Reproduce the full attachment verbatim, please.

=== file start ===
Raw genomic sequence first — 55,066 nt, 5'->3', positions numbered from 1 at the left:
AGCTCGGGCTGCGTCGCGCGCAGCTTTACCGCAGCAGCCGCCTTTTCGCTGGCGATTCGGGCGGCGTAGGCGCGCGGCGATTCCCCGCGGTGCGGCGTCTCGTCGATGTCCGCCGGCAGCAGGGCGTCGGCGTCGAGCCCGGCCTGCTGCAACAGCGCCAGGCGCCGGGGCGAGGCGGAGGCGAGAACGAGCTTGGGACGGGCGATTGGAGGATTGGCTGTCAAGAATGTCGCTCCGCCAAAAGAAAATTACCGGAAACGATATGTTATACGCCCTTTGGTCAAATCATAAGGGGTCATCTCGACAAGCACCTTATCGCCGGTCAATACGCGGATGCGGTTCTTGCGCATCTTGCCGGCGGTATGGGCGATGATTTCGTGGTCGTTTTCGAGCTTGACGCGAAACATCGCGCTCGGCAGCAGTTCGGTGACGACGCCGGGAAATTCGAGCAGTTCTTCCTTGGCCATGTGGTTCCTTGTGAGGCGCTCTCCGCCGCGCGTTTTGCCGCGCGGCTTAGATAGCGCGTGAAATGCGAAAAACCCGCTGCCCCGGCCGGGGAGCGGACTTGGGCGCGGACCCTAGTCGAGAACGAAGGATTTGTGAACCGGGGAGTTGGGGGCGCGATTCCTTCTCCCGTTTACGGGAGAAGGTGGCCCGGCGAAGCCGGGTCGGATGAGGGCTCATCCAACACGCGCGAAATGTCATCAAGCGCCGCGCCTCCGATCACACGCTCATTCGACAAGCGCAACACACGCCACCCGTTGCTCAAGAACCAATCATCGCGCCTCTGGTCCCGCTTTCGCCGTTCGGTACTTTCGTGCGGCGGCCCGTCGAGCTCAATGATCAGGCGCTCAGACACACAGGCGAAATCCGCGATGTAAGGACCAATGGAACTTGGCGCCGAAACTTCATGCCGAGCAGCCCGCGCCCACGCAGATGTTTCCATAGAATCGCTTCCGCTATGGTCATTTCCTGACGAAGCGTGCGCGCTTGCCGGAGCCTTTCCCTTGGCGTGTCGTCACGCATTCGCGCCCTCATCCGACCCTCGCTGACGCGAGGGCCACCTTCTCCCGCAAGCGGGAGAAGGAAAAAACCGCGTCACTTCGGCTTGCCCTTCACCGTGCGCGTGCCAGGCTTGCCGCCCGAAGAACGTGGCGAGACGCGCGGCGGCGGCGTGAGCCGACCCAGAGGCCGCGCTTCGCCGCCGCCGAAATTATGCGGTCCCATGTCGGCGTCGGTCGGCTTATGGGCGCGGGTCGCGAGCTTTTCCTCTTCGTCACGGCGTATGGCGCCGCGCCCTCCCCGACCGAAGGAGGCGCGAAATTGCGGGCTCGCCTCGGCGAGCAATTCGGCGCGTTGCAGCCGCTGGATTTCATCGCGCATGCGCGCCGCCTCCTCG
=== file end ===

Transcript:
Raw genomic sequence first — 55,066 nt, 5'->3', positions numbered from 1 at the left:
AGCTCGGGCTGCGTCGCGCGCAGCTTTACCGCAGCAGCCGCCTTTTCGCTGGCGATTCGGGCGGCGTAGGCGCGCGGCGATTCCCCGCGGTGCGGCGTCTCGTCGATGTCCGCCGGCAGCAGGGCGTCGGCGTCGAGCCCGGCCTGCTGCAACAGCGCCAGGCGCCGGGGCGAGGCGGAGGCGAGAACGAGCTTGGGACGGGCGATTGGAGGATTGGCTGTCAAGAATGTCGCTCCGCCAAAAGAAAATTACCGGAAACGATATGTTATACGCCCTTTGGTCAAATCATAAGGGGTCATCTCGACAAGCACCTTATCGCCGGTCAATACGCGGATGCGGTTCTTGCGCATCTTGCCGGCGGTATGGGCGATGATTTCGTGGTCGTTTTCGAGCTTGACGCGAAACATCGCGCTCGGCAGCAGTTCGGTGACGACGCCGGGAAATTCGAGCAGTTCTTCCTTGGCCATGTGGTTCCTTGTGAGGCGCTCTCCGCCGCGCGTTTTGCCGCGCGGCTTAGATAGCGCGTGAAATGCGAAAAACCCGCTGCCCCGGCCGGGGAGCGGACTTGGGCGCGGACCCTAGTCGAGAACGAAGGATTTGTGAACCGGGGAGTTGGGGGCGCGATTCCTTCTCCCGTTTACGGGAGAAGGTGGCCCGGCGAAGCCGGGTCGGATGAGGGCTCATCCAACACGCGCGAAATGTCATCAAGCGCCGCGCCTCCGATCACACGCTCATTCGACAAGCGCAACACACGCCACCCGTTGCTCAAGAACCAATCATCGCGCCTCTGGTCCCGCTTTCGCCGTTCGGTACTTTCGTGCGGCGGCCCGTCGAGCTCAATGATCAGGCGCTCAGACACACAGGCGAAATCCGCGATGTAAGGACCAATGGAACTTGGCGCCGAAACTTCATGCCGAGCAGCCCGCGCCCACGCAGATGTTTCCATAGAATCGCTTCCGCTATGGTCATTTCCTGACGAAGCGTGCGCGCTTGCCGGAGCCTTTCCCTTGGCGTGTCGTCACGCATTCGCGCCCTCATCCGACCCTCGCTGACGCGAGGGCCACCTTCTCCCGCAAGCGGGAGAAGGAAAAAACCGCGTCACTTCGGCTTGCCCTTCACCGTGCGCGTGCCAGGCTTGCCGCCCGAAGAACGTGGCGAGACGCGCGGCGGCGGCGTGAGCCGACCCAGAGGCCGCGCTTCGCCGCCGCCGAAATTATGCGGTCCCATGTCGGCGTCGGTCGGCTTATGGGCGCGGGTCGCGAGCTTTTCCTCTTCGTCACGGCGTATGGCGCCGCGCCCTCCCCGACCGAAGGAGGCGCGAAATTGCGGGCTCGCCTCGGCGAGCAATTCGGCGCGTTGCAGCCGCTGGATTTCATCGCGCATGCGCGCCGCCTCCTCG